By Joseph Geha
By Jonathan Kiefer
By Katie Tandy
By Mollie McWilliams
By Jennifer Baires
By Jonathan Curiel
By Sherilyn Connelly
Since the Shotgun Players are the only local theater troupe to rearrange their season in response to Sept. 11, and since There Will Be No Trojan War is witty, durable, pacifist -- worth mounting even in peacetime -- it seems impolite to ask the obvious question. But I'll do it anyway: Does this play apply to Afghanistan? Jean Giraudoux wrote it in 1935 as a warning to Europe about World War II. He was a career diplomat, so he could see how the wind was blowing. But even then his artful cry for common sense applied more to 1914 than it did to 1939. In some ways it was dated from the start.
Produced by the Shotgun Players
Through Jan. 12
Tickets are $10-20
The play does have a sprinkling of lines that apply to Sept. 11, and the Shotgun Players try to emphasize them in a solid, modern-dress production. Malcolm Brownson plays an authoritative Hector in a presidential suit and tie. John Patrick Moore is a shambling, irresponsible Paris in an open silk shirt and puka shells. Hector's royal parents, Hecuba and Priam (Trish Mulholland and Fred Ochs), look like rich relations from Florida; Cassandra the prophetess (Kimberly Wilday) hangs around sultrily in sweats and a fur-collared suede coat.
Giraudoux meant the script as a farce, not an allegory, so it works better as a general anti-war play than as a specific protest. Hector the Trojan general wants to avoid a conflict with the Greeks by sending Helen home. The undoing of his peace campaign has a stupid, familiar inevitability. "Explain to me what you think Helen has given to us, worth a quarrel with the Greeks?" he asks. Demokos the warmongering poet and the other Trojans can imagine lots of reasons for keeping Helen (thus plunging them into 10 long years of grief and waste), but it comes down to blustery pride, which more than anything else mimics the start of World War I. World War II turned out to be different, because Hitler spoiled for a fight; this Afghan war is different, too.
Still, there are interesting echoes. "When war is in the air," says Hector, "everyone learns to live in a new atmosphere: falsehood." Demokos says Trojan soldiers need to be "reinforced by the spiritual and moral intoxication which the poets can pour into them ... I have a notion to compare War's face with Helen's." (He serves as a kind of Fox News Channel for Troy.) Busiris the lawyer points out that the Greek ships massing off the coast have hoisted their flags to a position reserved for saluting cattle barges. Hector can't ignore that, can he? "The situation can only be resolved in one of two ways," declares Demokos. "To swallow an outrage, or return it."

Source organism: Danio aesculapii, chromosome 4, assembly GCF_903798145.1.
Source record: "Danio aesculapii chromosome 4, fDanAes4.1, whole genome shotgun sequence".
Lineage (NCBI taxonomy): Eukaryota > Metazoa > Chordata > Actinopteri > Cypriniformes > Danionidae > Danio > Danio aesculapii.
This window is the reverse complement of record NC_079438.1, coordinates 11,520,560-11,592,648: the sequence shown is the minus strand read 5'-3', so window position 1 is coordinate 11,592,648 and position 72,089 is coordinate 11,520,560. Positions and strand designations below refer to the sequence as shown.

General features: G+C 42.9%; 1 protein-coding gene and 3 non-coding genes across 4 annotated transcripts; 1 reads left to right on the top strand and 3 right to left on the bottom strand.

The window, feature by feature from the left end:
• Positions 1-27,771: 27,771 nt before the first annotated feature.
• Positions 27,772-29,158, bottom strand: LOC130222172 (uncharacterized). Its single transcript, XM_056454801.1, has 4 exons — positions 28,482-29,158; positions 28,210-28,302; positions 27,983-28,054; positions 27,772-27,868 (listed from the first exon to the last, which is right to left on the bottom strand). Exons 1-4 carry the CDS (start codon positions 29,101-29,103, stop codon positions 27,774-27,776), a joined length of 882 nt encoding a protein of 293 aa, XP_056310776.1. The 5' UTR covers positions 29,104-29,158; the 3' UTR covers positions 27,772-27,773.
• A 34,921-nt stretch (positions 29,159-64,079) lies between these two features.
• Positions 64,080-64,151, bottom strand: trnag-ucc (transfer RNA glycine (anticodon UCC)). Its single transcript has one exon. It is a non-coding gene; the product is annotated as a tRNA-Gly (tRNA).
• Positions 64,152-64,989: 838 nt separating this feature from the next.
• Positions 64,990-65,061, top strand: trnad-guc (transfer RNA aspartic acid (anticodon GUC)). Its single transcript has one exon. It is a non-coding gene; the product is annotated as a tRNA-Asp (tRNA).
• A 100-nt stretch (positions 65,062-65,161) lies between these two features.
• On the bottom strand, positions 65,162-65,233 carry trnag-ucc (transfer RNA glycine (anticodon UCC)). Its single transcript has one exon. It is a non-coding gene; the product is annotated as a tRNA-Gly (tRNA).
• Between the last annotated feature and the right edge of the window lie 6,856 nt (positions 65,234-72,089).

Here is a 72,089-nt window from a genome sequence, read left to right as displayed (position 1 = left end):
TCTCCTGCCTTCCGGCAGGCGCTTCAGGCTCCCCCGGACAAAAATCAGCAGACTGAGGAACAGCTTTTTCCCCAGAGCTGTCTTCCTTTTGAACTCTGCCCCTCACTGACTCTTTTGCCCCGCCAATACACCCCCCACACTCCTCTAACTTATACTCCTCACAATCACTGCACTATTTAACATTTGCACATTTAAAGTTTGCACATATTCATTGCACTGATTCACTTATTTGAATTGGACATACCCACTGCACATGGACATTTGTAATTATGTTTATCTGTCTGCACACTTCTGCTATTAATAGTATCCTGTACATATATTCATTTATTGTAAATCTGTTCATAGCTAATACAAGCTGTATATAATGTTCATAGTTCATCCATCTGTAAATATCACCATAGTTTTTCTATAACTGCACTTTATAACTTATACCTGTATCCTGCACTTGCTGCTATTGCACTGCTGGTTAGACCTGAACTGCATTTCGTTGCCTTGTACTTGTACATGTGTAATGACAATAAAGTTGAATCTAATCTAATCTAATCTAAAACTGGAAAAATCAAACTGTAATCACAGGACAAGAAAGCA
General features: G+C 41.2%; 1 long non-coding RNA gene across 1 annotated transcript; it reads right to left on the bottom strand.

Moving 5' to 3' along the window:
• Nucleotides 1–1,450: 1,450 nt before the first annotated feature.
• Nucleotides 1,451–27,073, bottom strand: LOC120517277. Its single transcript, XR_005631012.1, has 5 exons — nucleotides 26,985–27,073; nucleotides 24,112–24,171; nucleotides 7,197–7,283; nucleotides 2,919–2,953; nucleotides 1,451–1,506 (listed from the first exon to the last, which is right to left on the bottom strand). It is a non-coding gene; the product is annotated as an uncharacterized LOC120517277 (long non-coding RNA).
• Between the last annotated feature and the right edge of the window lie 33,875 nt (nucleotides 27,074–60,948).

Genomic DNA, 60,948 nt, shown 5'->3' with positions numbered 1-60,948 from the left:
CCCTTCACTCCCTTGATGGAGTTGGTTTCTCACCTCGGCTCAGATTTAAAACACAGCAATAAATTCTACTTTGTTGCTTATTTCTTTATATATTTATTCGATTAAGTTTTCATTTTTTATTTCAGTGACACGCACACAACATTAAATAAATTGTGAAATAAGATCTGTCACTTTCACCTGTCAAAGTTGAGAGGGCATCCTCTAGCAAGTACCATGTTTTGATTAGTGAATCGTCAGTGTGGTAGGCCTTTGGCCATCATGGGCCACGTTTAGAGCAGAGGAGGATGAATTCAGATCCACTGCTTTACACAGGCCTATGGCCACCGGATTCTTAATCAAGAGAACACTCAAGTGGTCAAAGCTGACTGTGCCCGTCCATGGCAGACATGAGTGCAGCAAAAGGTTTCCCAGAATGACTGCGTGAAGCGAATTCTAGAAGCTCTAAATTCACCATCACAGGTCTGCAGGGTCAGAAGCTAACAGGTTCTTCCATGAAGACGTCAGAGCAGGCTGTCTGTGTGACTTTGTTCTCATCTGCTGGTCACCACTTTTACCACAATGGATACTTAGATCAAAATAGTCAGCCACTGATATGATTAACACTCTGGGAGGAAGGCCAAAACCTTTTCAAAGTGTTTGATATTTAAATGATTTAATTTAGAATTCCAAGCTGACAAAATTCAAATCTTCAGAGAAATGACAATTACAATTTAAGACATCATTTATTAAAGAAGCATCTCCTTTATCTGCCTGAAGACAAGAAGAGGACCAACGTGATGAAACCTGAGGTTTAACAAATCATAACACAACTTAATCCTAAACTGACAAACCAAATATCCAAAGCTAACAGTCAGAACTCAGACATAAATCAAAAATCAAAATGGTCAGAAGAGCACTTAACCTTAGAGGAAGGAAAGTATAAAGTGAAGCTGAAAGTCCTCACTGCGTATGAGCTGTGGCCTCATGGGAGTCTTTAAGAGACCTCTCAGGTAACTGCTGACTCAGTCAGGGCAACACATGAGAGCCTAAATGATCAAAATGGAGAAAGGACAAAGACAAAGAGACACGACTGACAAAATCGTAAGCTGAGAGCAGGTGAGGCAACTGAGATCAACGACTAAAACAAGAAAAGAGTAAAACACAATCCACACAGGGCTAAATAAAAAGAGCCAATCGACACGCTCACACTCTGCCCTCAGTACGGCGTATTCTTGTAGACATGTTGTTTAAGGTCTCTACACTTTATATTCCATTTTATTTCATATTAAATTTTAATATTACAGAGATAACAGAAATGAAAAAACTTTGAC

Director Patrick Dooley and his actors bring out more of Giraudoux's wackiness than a more stolid group would: for example, Andy Alabran's bare-assed taunting of the Greeks; Trish Mulholland's excellent speech as Hecuba, comparing war to the hind end of a baboon ("scarlet, scaly, glazed"); and Clive Worsley's hammy performance as the poet, at the piano, composing a new anthem for Troy. The flip side of this approach is that the whole cast seems uncomfortable with Giraudoux's formal language. Roxana Ortega plays an alluring Helen, but not a very sophisticated one. Moore is a '70s-playboy Paris who can't quite pull off his diplomatic lines. And Wilday's Cassandra lacks a madwoman's gravitas. Cassandra needs to be young and beautiful, as Wilday is, but also crazed, like Ophelia -- she should rage out her unheeded prophecies of war. Wilday drops her prophecies in bitter little asides, like Jennifer Aniston in a snit. Dooley must think this contrast with the Berkeley Rep's Cassandra last April is funny, and it is, up to a point, but other touches of humor are more successful.
Trojan War is a Giraudoux masterpiece -- a chatty, 2-1/2-hour masterpiece -- and by rehearsing and mounting it at the last minute the Shotgun Players have made a real contribution to a generally flagging season of local theater. No current Bay Area play has as much meat and significance as this one. However, the moral text for Afghanistan is not Giraudoux's. For me that text is the Bhagavad-Gita, or "Krishna's Counsel in Time of War," about the Indian prince Arjuna going reluctantly to battle. I think Giraudoux would have admitted the difference between a frivolous, taunting banner flown from a Greek mast and three fuel-heavy jetliners flown into inhabited buildings, since Krishna himself advises that pacifism is sometimes more craven than war. The trick, he tells Arjuna, is to keep the fight from becoming an exercise in greedy, self-interested slaughter. Whether Bush and his Cabinet have the will for that trick is another, altogether disturbing, question, which this play doesn't quite touch.